Office of the Chancellor Communications
Office of the Chancellor Communications
Gov. Bill Haslam said the effort to build the new Goff Health Sciences and Technology Building on Roane State Community College’s Oak Ridge campus “shows what happens when a community really cares.”
The building, he said, will also help the state meet his goal to get 55 percent of Tennesseans equipped with a college degree or certificate by the year 2025.
“A lot of you all have heard me talk about the pressing need we have in Tennessee to increase the number of people with a degree,” Gov. Haslam told the audience at the Sept. 5 ribbon-cutting ceremony for the building. “We’re at 32 percent of our population right now; 55 percent of jobs are going to require a degree or certificate just 10 years from now. If you look at the big challenges facing Tennessee, this is at the top of the list. It’s one thing for somebody like me to say, ‘We need to get from 32 to 55.’ It’s a whole other thing to execute on that and to implement that. It means buildings that are going to facilitate degree attainment. It means having high-quality professors who are going to be attracted to work in a place like this and having schools that are committed to this idea that we really can help produce the people who are going to be the workforce that we need in this area.”
The 64,000-square-foot, three-story building will help ease overcrowding at the Oak Ridge campus, 701 Briarcliff Ave. Originally designed for 1,800 students, the campus has 2,500 students. The building will accommodate 500 students and give Roane State the space to offer new programs in health care and technology.
“The great story of what happened with Roane State belongs to a lot of you out here in this room,” state Sen. Randy McNally said at the ribbon-cutting. “You dedicated your lives to helping others achieve a good education.”
The building includes space for Roane State’s new surgical technology program. Roane State’s occupational therapy assistant (OTA) program is housed in the building, giving OTA students access to larger and more sophisticated labs.
The building has additional space for nursing students, massage therapy students and pharmacy technician students. The facility also includes a flex lab, which can be easily configured to suit the training needs of area industries.
“In this building, we cover the whole span of education from transfer, to career, to credit or noncredit,” Roane State President Dr. Chris Whaley said. “The building includes opportunities for traditional students who will have access to any number of transfer courses to those who are going to be in allied health sciences and nursing programs -- including our new degree program in surgical technology -- to workforce training in our flex lab, which we can set up to virtually meet any need that industry identifies for us, both credit and noncredit.”
Construction of the $13.8 million building began in June 2012 and was completed in March. The Roane State Foundation raised $2.5 million for the project, including a $500,000 investment approved by the Anderson County Commission and a $500,000 investment approved by the Oak Ridge City Council.
“We got a unanimous vote from the commission because they realized the importance of providing quality education to the citizens of Anderson County,” said Chuck Fritts, chairman of the Anderson County Commission.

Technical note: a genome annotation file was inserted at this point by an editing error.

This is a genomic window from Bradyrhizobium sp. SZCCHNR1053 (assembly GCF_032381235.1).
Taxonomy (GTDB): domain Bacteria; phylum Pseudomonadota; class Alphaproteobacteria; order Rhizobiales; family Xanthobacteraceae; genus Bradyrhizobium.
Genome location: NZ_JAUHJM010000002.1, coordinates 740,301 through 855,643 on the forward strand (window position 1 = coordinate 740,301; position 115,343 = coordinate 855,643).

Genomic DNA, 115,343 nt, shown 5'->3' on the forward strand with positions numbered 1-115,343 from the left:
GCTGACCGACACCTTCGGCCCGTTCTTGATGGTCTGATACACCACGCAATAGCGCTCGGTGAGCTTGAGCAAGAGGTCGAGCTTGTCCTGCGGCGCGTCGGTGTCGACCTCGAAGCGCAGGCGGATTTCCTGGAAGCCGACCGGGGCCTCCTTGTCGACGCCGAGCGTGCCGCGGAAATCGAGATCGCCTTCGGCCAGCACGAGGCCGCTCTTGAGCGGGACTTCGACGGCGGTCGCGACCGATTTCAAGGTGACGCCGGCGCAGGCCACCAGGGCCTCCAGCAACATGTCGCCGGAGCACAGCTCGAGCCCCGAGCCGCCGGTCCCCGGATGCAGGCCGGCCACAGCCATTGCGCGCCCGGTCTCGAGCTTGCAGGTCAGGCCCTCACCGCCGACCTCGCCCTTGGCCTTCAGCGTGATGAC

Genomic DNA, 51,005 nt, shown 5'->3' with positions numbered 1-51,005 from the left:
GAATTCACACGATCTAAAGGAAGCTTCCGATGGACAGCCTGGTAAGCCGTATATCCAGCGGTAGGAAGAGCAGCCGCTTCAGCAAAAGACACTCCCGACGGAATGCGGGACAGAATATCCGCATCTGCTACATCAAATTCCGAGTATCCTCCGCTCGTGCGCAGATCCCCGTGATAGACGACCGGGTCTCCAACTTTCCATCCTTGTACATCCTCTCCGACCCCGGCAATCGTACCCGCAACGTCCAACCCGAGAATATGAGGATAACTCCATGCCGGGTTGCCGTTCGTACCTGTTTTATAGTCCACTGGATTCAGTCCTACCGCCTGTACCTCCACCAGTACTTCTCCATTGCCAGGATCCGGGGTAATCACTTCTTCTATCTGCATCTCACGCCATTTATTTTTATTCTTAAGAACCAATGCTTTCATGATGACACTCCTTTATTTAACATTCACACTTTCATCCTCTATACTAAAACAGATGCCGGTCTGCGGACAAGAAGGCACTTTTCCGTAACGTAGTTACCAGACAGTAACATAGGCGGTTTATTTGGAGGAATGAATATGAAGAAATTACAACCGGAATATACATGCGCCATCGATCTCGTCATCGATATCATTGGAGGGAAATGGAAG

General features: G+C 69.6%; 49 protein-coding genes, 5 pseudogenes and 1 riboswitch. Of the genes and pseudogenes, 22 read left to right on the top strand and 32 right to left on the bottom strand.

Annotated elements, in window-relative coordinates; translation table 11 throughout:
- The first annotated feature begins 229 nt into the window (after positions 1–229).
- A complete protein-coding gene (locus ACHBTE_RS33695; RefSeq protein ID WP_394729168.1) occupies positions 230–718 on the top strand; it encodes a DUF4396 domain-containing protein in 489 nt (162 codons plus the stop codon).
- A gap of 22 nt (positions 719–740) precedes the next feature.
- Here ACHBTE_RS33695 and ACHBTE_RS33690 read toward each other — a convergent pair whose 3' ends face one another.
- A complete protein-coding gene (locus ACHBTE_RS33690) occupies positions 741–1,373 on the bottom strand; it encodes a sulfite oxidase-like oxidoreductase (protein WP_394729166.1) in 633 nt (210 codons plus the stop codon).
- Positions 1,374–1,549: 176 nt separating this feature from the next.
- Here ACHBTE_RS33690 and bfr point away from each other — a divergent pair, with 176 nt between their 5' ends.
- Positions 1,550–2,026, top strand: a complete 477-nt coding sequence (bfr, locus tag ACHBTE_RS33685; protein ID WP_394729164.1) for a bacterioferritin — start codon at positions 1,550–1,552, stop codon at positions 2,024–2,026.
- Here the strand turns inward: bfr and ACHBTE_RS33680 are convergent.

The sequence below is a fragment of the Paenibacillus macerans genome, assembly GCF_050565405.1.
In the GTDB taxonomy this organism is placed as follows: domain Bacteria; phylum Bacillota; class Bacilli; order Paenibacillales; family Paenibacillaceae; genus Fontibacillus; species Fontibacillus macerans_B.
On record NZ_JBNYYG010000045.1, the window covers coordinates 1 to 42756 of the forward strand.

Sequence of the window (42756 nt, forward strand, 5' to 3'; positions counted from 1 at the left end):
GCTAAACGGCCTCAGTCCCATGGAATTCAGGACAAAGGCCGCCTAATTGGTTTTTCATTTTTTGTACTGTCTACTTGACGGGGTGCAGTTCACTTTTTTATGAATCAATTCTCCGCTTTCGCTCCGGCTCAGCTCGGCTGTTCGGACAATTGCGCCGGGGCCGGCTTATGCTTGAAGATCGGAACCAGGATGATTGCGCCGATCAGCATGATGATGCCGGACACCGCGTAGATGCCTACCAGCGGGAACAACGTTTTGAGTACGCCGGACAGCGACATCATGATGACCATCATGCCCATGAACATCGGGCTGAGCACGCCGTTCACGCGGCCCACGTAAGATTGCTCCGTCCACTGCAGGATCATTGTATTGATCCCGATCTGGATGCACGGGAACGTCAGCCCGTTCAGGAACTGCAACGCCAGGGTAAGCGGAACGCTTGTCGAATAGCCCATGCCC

Oak Ridge Mayor Tom Beehan said that “to me, this is a whole lesson in a lot of things about communities.”
“Communities that collaborate are going to be strong in the future,” he said. “This is a case study in collaboration.”
Overall, the building includes 14 classrooms, seven labs, 37 faculty offices, an adjunct faculty area, three conference rooms, two lecture halls, 15 student study areas and five computer labs.
“As I go out in the schools, and I talk to real people, folks who get up and work hard every day, get out there and try to make a better life for their family, and yes try to get a part of that great American dream, to go to college and to get an education,” U.S. Rep. Chuck Fleischmann said. “This is so important that we preserve that, and I don’t know any better place in America than Roane State that we’re doing that right now.”
Crossville-based Upland Design Group designed the building to be LEED-certified for energy efficiency. The U.S. Green Building Council's LEED green building certification system is the foremost program for the design, construction, maintenance and operations of green buildings. LEED stands for Leadership in Energy and Environmental Design. Denark Construction of Knoxville was the construction manager for the project.
The building is one the first in the Tennessee Board of Regents (TBR) system to be LEED-certified for energy efficiency and environment design.
“I’m very happy and proud to be part of what Roane State is doing today. It’s well-deserved, and I can’t think of a better person to name it after than Gary Goff,” said Dr. Warren Nichols, TBR vice chancellor of community colleges.
Dr. Gary Goff served as Roane State’s president from 2005-2012. He was instrumental in raising support for the campus expansion.
“Roane State faculty, staff and students were really the driving factor for us to put together the partnerships that were needed here,” Dr. Goff said. “I thank the faculty here. … I pray that the Roane State students take advantage of the educational opportunities offered in this building. Thank you, I am truly humbled and honored.”
Tennessee’s Community Colleges is a system of 13 colleges offering a high-quality, affordable, convenient and personal education to prepare students to achieve their educational and career goals in two years or less. All colleges in the system offer associate degree and certificate programs, workforce development programs and transfer pathways to four-year degrees. For more information, please visit tncommunitycolleges.org.